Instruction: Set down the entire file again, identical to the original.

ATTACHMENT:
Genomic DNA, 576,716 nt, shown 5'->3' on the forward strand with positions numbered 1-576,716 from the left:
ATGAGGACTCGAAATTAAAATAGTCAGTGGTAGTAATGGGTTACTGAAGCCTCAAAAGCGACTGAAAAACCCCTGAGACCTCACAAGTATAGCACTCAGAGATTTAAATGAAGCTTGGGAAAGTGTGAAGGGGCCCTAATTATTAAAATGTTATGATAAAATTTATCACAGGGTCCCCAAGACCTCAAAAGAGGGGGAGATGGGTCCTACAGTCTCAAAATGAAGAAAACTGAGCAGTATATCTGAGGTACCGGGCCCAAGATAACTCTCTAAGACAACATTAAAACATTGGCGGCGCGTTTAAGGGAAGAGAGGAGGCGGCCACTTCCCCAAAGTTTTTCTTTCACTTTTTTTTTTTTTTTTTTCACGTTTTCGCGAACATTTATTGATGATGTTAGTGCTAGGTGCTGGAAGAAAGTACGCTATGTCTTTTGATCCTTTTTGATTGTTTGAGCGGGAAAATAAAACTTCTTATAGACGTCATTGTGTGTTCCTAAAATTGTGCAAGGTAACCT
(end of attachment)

Genomic DNA, 576,716 nt, shown 5'->3' on the forward strand with positions numbered 1-576,716 from the left:
ATGAGGACTCGAAATTAAAATAGTCAGTGGTAGTAATGGGTTACTGAAGCCTCAAAAGCGACTGAAAAACCCCTGAGACCTCACAAGTATAGCACTCAGAGATTTAAATGAAGCTTGGGAAAGTGTGAAGGGGCCCTAATTATTAAAATGTTATGATAAAATTTATCACAGGGTCCCCAAGACCTCAAAAGAGGGGGAGATGGGTCCTACAGTCTCAAAATGAAGAAAACTGAGCAGTATATCTGAGGTACCGGGCCCAAGATAACTCTCTAAGACAACATTAAAACATTGGCGGCGCGTTTAAGGGAAGAGAGGAGGCGGCCACTTCCCCAAAGTTTTTCTTTCACTTTTTTTTTTTTTTTTTTCACGTTTTCGCGAACATTTATTGATGATGTTAGTGCTAGGTGCTGGAAGAAAGTACGCTATGTCTTTTGATCCTTTTTGATTGTTTGAGCGGGAAAATAAAACTTCTTATAGACGTCATTGTGTGTTCCTAAAATTGTGCAAGGTAACCT